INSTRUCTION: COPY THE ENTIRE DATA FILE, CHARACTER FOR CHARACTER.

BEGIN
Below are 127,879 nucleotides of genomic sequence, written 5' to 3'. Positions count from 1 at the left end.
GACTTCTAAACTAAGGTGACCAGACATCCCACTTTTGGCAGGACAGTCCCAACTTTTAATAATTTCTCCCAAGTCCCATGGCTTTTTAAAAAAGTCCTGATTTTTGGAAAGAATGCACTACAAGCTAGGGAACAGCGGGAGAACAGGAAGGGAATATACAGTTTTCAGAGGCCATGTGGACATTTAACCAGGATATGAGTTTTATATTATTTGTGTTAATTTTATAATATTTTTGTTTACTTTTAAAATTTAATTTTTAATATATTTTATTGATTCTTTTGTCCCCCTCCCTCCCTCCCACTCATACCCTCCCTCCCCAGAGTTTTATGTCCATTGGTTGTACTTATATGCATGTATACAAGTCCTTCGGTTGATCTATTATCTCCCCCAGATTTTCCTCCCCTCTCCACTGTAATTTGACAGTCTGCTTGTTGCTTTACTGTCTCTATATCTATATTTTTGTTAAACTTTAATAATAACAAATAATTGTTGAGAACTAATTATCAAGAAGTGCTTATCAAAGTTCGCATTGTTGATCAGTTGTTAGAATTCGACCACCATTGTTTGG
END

Below are 127,879 nucleotides of genomic sequence, written 5' to 3'. Positions count from 1 at the left end.
GACTTCTAAACTAAGGTGACCAGACATCCCACTTTTGGCAGGACAGTCCCAACTTTTAATAATTTCTCCCAAGTCCCATGGCTTTTTAAAAAAGTCCTGATTTTTGGAAAGAATGCACTACAAGCTAGGGAACAGCGGGAGAACAGGAAGGGAATATACAGTTTTCAGAGGCCATGTGGACATTTAACCAGGATATGAGTTTTATATTATTTGTGTTAATTTTATAATATTTTTGTTTACTTTTAAAATTTAATTTTTAATATATTTTATTGATTCTTTTGTCCCCCTCCCTCCCTCCCACTCATACCCTCCCTCCCCAGAGTTTTATGTCCATTGGTTGTACTTATATGCATGTATACAAGTCCTTCGGTTGATCTATTATCTCCCCCAGATTTTCCTCCCCTCTCCACTGTAATTTGACAGTCTGCTTGTTGCTTTACTGTCTCTATATCTATATTTTTGTTAAACTTTAATAATAACAAATAATTGTTGAGAACTAATTATCAAGAAGTGCTTATCAAAGTTCGCATTGTTGATCAGTTGTTAGAATTCGACCACCATTGTTTGG